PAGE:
Club HistoryDriving on highway 101 on your journey to Astoria Golf & Country Club it is apparent that you are in Lewis & Clark territory. Less than a mile from the terminus of the Fort to Sea Trail where the Pacific Ocean crashes onto nearby Sunset Beach, and ten miles south from the mouth of the Columbia River where the Columbia collides with the Pacific near the epicenter of the dangerous Columbia Bar, the golf course beckons with its spacious playing field of verdant emerald turf. Although you can't see the Pacific from the course, you will certainly hear the surf and feel the marine environment. The golf course is one of the golf gems of the Pacific Northwest; a course you could play for the rest of your life and never tire of the unique design. For 94 years club members and guests have enjoyed the Northern Oregon Coast’s most renowned field of dreams, also known as “the St. Andrews of the Pacific.”
Founded in June, 1923, Astoria Golf & Country Club was built on land purchased in part from a cranberry company. The most prominent features of the course property are the dunes that traverse parallel to the adjacent coastline. The current configuration came about when Club President, Charles Halderman, along with the board of directors, dismissed an earlier plan that routed the course east and west. This meant that golfers would play across and over the tops of the sand dunes, which the board found undesirable. Instead, Halderman and the club’s first golf course superintendent, George Junor, collaborated on the current design, with the course laid out more logically in its present north and south directions between the dunes, following the natural terrain shaped over the ages by sand, wind and sea. Junor previously collaborated with H. Chandler Egan to design Tualatin Country Club, near Portland, OR, along with eight other Oregon golf courses.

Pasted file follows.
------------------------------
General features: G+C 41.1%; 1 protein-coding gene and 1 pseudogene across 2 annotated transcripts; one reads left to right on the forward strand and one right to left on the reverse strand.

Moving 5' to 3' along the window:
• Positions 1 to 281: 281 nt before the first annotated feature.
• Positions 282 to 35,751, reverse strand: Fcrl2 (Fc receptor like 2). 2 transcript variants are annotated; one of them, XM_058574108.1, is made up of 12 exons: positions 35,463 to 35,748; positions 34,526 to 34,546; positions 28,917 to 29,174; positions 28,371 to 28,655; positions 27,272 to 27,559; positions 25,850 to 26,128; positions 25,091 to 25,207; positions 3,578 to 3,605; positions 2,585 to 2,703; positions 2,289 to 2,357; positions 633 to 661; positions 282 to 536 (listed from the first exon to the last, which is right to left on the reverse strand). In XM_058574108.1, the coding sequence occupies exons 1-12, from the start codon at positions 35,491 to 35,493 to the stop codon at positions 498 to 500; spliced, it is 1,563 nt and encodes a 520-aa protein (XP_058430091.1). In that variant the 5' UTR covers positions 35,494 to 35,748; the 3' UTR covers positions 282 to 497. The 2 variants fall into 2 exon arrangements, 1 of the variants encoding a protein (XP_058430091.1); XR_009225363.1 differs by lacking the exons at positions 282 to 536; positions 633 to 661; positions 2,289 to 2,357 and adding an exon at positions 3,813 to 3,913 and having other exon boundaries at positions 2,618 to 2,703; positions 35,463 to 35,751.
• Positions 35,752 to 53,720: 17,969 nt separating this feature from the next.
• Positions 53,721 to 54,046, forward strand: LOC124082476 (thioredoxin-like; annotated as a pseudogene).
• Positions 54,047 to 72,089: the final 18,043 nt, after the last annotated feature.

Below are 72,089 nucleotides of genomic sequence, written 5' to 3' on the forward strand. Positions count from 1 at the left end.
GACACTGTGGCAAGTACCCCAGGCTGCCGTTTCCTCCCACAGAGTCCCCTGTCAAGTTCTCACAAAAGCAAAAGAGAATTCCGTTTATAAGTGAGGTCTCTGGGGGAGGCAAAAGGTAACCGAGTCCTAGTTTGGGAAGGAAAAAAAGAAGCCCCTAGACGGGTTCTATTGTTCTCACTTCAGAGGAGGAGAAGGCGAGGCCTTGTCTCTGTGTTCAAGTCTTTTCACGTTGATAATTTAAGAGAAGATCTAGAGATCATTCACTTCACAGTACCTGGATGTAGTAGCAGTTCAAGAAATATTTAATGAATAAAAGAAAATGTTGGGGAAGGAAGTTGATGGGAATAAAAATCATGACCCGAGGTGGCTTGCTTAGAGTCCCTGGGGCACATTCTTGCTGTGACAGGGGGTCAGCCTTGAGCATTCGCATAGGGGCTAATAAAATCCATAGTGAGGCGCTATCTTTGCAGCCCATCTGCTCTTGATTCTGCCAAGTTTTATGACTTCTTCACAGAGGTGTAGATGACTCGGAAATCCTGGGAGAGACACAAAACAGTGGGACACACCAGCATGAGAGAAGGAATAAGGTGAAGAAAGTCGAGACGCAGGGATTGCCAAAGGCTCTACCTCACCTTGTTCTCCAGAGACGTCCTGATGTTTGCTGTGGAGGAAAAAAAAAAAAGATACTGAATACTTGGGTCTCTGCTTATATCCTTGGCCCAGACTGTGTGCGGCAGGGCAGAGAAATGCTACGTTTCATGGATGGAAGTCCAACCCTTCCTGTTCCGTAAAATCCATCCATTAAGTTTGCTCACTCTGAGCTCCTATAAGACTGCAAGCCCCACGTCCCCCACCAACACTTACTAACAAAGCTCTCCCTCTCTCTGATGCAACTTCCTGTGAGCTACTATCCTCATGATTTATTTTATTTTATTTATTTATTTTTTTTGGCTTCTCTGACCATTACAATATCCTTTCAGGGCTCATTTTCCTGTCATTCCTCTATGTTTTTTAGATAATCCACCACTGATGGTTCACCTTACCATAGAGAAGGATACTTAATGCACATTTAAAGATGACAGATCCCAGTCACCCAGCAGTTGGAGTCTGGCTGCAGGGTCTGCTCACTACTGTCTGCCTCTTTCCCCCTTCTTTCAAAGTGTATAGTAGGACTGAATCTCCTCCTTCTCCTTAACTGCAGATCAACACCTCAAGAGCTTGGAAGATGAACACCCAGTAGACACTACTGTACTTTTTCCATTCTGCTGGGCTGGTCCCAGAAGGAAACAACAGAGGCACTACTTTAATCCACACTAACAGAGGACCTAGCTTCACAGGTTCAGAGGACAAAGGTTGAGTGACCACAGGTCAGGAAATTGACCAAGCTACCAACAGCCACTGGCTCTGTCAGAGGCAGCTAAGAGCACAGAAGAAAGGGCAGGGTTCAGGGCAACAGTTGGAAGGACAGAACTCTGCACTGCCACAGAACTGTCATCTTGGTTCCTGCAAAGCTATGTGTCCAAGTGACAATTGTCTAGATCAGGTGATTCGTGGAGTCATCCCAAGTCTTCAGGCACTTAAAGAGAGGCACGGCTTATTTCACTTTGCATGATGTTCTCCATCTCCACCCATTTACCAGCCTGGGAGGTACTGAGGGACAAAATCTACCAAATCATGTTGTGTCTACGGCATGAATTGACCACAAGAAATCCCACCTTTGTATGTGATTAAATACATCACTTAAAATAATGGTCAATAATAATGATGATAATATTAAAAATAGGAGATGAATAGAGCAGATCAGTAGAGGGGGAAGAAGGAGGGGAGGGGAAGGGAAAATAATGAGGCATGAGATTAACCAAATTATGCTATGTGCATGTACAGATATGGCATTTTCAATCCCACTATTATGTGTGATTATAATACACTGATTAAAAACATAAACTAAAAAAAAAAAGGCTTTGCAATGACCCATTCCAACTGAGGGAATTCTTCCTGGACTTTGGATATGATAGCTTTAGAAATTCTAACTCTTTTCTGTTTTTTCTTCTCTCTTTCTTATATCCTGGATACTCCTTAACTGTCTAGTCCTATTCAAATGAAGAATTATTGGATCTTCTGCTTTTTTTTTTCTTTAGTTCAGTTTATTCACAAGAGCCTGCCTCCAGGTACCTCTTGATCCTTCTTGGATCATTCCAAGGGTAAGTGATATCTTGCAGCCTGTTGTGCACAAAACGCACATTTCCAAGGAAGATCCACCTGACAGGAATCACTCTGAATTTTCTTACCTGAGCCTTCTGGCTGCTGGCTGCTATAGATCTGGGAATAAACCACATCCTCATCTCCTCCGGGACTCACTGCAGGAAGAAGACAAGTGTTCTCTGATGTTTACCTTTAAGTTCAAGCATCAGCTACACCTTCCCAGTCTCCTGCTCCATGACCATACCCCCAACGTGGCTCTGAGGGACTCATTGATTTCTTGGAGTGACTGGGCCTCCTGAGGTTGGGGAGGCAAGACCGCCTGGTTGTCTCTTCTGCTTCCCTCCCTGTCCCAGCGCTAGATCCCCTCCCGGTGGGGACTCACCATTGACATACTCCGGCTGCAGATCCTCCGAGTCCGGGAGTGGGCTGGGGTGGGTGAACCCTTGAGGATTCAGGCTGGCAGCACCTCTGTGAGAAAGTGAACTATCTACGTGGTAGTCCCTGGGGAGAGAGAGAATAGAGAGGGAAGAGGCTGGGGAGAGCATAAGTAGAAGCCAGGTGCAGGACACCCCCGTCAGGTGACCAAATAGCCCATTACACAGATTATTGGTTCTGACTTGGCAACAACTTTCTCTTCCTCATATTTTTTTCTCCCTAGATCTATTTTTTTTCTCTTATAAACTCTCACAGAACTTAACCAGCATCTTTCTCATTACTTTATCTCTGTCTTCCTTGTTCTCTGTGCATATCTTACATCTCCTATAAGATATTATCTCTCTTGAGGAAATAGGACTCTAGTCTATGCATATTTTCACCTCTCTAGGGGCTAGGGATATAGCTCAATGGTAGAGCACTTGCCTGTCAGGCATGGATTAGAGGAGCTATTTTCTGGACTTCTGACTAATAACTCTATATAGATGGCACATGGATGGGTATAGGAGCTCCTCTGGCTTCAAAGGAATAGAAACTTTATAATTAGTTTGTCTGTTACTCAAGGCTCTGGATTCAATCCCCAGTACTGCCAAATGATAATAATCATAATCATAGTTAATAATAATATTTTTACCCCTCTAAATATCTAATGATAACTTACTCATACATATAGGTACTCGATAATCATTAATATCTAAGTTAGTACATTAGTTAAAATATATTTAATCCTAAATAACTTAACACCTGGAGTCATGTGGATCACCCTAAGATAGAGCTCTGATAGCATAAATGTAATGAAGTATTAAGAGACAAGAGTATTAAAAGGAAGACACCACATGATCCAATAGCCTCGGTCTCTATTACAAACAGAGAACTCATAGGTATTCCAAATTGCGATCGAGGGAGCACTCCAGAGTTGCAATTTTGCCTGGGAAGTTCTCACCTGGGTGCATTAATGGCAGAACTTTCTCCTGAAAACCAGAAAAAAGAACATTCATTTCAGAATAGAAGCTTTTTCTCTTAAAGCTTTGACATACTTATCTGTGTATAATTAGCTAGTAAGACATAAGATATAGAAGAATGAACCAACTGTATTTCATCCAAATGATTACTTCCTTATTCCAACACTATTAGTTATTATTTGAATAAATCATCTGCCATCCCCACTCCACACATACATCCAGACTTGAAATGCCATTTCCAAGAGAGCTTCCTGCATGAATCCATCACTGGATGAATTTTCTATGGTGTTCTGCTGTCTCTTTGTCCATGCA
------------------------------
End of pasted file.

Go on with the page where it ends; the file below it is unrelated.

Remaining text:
Combining elements of both links and parkland style golf, the course features a varied configuration, with four holes laid out between the bottom of the two largest dunes on the property, other holes routed in a manner that takes full advantage of the rolling terrain of the Clatsop Plains, and two holes require a water carry from the back tees. Course conditions are excellent year-round, but playing conditions vary frequently due to the marine weather patterns typical of the North Coast. Those who have golfed on the Emerald Isle may notice, while playing Astoria's "dune" holes, subtle resemblances to Ballybunion and Royal Portrush, two of Ireland’s best golf courses. Legend has it that Tom Doak, one of golf's top course architects and author of the book, The Confidential Guide to Golf Courses, played AGCC and remarked after his round that "if it weren't for the cart path that detracts from the hole's appearance, the third hole would be considered one of the greatest golf holes in the world." Doak designed Oregon's Pacific Dunes, ranked as top public golf course in the US. The membership is working on a plan to remove or relocate the cart path on hole #3, as the hole is one of the signature "dune" holes at AGCC.
Approaching the club’s centennial anniversary, the course has been enjoyed by some of the greatest names in golf, including Arnold Palmer, Gary Player, Sam Snead, Tom Watson, Greg Norman, Fred Couples, Curtis Strange, Chi Chi Rodriguez, Fuzzy Zoeller and Peter Jacobsen, who all played Astoria during the 1986 Oregon Coast Pro-Am as part of the Fred Meyer Challenge.
There are several highly regarded golf clubs in Northern Oregon, but when Astoria is mentioned, people’s eyes light up and the word “magical” is frequently used to describe the course. There is something extraordinary about the setting that is hard to explain, but it is apparent that the course and the club are revered by many.
We invite prospective members and invited guests to experience the spirit of “the St. Andrews of the Pacific.” It may take several visits before your senses become attuned to what makes the setting mystical and magical, but if you look closely enough you will experience what our members discovered after they played the course, and if you are too focused on golfing your ball around the property, the magic will find you when you least expect it.
Hole #3, Par-4, 373 yards